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March 12, 2011

Chernobyl in Japan?

Filed under: Dance of Death, Scientism/Technocracy — Tags: — Russ @ 5:24 am

 

I can’t tell how bad it is yet, but after dire news of how officials at the Fukushima Daiichi plant in Okuma were trying to stave off a meltdown, we’re getting reports of an explosion inside the plant.
 
Here’s the text of two e-mail alerts from Stratfor:
 

Red Alert: Japan Warns of Possible Nuclear Meltdown
March 12, 2011

Japanese officials are cautioning that a nuclear meltdown may occur at the Fukushima Daiichi nuclear power plant near the town of Okuma. According to Japan’s Jiji Press, some of the reactor’s nuclear fuel rods were briefly exposed to the air after the reactor’s water levels dropped through evaporation. A fire engine is currently pumping water into the reactor and the water levels are recovering, according to an operator of the Tokyo Electric Power Co. (TEPCO), which operates the plant. A TEPCO spokesman said the company believes the reactor is not melting down or cracking and that workers are currently attempting to raise the water level.

If a meltdown takes place — essentially the core of the reactor overheating and damaging the fuel rods themselves — it would be the first since the Chernobyl disaster in 1986 and the Three Mile Island incident in 1979.

Red Alert: Explosion Reported at Japanese Nuclear Plant
March 12, 2011

An explosion occurred March 12 at the Tokyo Electric Power Co.’s (TEPCO) Fukushima Daiichi nuclear power plant in Okuma, Japan, Japanese news agency Jiji reported, citing local police. Reports of an explosion and smoke come after Japanese officials cautioned that a nuclear meltdown was possible. Officials at the plant had reported that part of the reactor core was exposed to air for a brief moment and that they were attempting to raise the water level to continue cooling the reactor. Officials later stated that steam was vented from the power plant to release the pressure built up by evaporating water. If an explosion occurred, it would indicate that the additional water pumped into the reactor has been unable to stave off the meltdown reaction inside the reactor core and that the plant is experiencing a far more serious crisis than initially reported by the Japanese authorities.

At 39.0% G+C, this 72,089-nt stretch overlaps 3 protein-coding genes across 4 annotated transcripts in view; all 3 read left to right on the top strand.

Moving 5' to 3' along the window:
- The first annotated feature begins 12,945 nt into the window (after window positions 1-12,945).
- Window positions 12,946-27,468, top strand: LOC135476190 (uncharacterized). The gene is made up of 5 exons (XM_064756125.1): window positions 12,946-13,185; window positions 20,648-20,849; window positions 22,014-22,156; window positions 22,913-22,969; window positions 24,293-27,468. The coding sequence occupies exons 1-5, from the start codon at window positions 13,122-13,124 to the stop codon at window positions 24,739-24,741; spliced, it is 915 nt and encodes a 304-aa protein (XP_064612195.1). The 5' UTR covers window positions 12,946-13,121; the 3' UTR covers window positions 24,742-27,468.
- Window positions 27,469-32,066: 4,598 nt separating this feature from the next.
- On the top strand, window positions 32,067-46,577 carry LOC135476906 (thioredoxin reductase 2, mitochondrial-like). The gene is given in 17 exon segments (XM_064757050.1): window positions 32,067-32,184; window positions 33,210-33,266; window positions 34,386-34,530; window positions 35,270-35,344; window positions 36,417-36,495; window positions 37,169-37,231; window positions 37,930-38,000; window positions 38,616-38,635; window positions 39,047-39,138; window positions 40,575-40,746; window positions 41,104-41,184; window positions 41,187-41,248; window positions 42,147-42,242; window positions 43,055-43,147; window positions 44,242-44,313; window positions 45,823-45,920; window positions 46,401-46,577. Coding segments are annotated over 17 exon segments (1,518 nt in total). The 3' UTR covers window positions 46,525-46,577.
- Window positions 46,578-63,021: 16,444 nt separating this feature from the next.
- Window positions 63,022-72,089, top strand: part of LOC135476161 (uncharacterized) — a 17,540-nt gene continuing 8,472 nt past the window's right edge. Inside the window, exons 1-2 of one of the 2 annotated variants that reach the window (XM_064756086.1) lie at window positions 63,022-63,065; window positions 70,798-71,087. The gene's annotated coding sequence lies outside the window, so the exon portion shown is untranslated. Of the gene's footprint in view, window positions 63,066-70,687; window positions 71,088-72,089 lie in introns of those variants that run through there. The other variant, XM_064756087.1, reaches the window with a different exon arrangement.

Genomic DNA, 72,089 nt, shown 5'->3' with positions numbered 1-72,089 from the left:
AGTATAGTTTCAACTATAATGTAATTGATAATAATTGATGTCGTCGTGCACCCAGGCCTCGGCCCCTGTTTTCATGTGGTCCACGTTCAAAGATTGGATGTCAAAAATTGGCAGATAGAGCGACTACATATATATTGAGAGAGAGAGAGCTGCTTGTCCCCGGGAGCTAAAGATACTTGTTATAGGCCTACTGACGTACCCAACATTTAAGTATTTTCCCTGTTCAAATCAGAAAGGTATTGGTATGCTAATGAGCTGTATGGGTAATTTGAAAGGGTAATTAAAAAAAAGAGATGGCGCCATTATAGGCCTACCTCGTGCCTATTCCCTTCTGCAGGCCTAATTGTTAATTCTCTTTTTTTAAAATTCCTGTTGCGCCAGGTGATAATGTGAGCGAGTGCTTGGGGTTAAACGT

Here’s the latest from Al Jazeera.
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21 Comments

  1. Here’s more:

    http://www.stratfor.com/analysis/20110312-red-alert-nuclear-meltdown-quake-damaged-japanese-plant?utm_source=redalert&utm_medium=email&utm_campaign=110312%284%29&utm_content=readmore&elq=82f2b917a3474ceeab7b0a0830a6e7d8


    At this point, events in Japan bear many similarities to the 1986 Chernobyl disaster. Reports indicate that up to 1.5 meters (4.9 feet) of the reactor fuel was exposed. The reactor fuel appears to have at least partially melted, and the subsequent explosion has shattered the walls and roof of the containment vessel — and likely the remaining useful parts of the control and coolant systems.

    Comment by Russ — March 12, 2011 @ 6:25 am

  2. Red Alert. Obviously the work of Islamic terroristas.

    Comment by tawal — March 12, 2011 @ 12:05 pm

    • They call everything Red Alert.

      But we can be sure it was at least some pesky environmentalist’s fault.

      Comment by Russ — March 12, 2011 @ 12:17 pm